Starr Carter is the novel's protagonist, a sixteen-year-old African-American living in the mostly poor and black neighborhood of Garden Heights while attending the upscale, largely-white private school Williamson Prep. When she was ten, Starr saw her friend Natasha killed in a drive-by shooting; the trauma of this experience is repeated at the beginning of the novel when Starr witnesses the death of her friend Khalil at the hands of a police officer. The novel follows Starr as she attempts to navigate the two worlds of Garden Heights and Williamson Prep while simultaneously dealing with grief over Khalil's death and her forays into activism in response to the unjust shooting.
Maverick "Big Mav" Carter
Maverick, Starr's father, owns and operates a grocery store in Garden Heights and is a firm believer in the tenets of Black Power espoused by Huey Newton. A former gangbanger, Maverick spent three years in prison before fatherhood inspired him to get out of the gang system. He supports Starr throughout the novel, inspiring her to not be silent in the face of injustice. Although he feuds with his brother-in-law and struggles to accept Starr's white boyfriend, by the end of the book Maverick makes peace with those who care about Starr.
Lisa, Starr's mother, is an invaluable source of support and care for her daughter throughout the novel. She encourages Starr to do as much as she is comfortable with in terms of activism and speaking out. Lisa worries for the safety of her family and convinces Maverick that their family should move out of the Garden Heights neighborhood. At the beginning of the book, she works as a nurse in a Garden Heights clinic, but she later secures a higher-paying job in a different hospital which makes the family's move financially feasible.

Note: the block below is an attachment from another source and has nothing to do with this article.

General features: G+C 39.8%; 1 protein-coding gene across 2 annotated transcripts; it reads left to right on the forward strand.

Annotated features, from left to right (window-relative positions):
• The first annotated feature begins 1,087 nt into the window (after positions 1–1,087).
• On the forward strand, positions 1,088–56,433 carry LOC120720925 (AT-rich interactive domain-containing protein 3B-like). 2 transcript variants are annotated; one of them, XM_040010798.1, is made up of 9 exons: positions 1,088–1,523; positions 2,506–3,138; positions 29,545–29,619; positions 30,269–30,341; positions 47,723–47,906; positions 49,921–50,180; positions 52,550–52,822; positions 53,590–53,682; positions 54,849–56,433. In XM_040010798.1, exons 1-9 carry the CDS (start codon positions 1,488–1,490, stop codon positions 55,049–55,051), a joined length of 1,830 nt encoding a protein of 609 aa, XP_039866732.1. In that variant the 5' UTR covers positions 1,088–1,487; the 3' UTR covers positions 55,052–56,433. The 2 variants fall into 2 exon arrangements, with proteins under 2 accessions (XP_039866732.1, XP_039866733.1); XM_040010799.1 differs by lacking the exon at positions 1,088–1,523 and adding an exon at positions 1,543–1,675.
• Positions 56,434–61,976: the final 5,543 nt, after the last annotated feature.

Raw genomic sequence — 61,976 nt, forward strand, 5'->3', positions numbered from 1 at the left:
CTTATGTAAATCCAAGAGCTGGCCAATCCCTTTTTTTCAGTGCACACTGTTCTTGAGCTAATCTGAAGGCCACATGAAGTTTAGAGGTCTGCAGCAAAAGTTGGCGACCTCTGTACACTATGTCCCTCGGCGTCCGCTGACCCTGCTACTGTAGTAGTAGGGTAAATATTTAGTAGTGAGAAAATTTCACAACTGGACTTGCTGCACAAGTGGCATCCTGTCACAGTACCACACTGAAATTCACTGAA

Seven is Starr's half-brother; Maverick is Seven's father, and Iesha, the gangbanger King's girlfriend, is his mother. Seven has a close relationship with Starr—they play basketball together every month, he drives her home from school every day—and he supports his sister during the difficult grieving period following Khalil's death. He's eighteen, and is accepted to many colleges, but doesn't want to leave Garden Heights because he feels the need to protect Iesha and his sisters from King's physical abuse. Ultimately, Maverick convinces Seven to pursue the opportunities open to him and attend a college outside of the city.
Sekani is Starr's younger brother, who also attends Williamson Prep. At first, Starr's parents don't tell Sekani that Starr witnessed Khalil's death, but eventually tell him as Starr gets more involved with efforts to protest the shooting. Starr and Sekani frequently have good-natured fights and bicker with each other.
Chris is Starr's boyfriend. He shares Starr's love for Jordan sneakers and The Fresh Prince of Bel-Air. However, he's also rich and white; Starr feels that this creates distance between them, while Chris insists that Starr let him into the side of her life she usually tries to hide from her Williamson friends. Although Maverick doesn't accept Chris at first, the two grow closer throughout the novel.
Hailey is one of Starr's friends at Williamson Prep. At the beginning of the novel, their friendship is strained because Hailey unfollowed Starr's Tumblr account after Starr posted a picture of Emmett Till, a fourteen-year-old black boy murdered for whistling at a white woman. Hailey doesn't redeem herself throughout the novel, either; she insinuates that Khalil is better off dead because he sold drugs, and she repeatedly makes racist comments to Starr while denying that she herself is a racist. The tension between the two friends builds until they get into a physical altercation at school. At the end of the book, Starr decides to cut Hailey out of her life, since the negative aspects of the friendship outweigh the positive.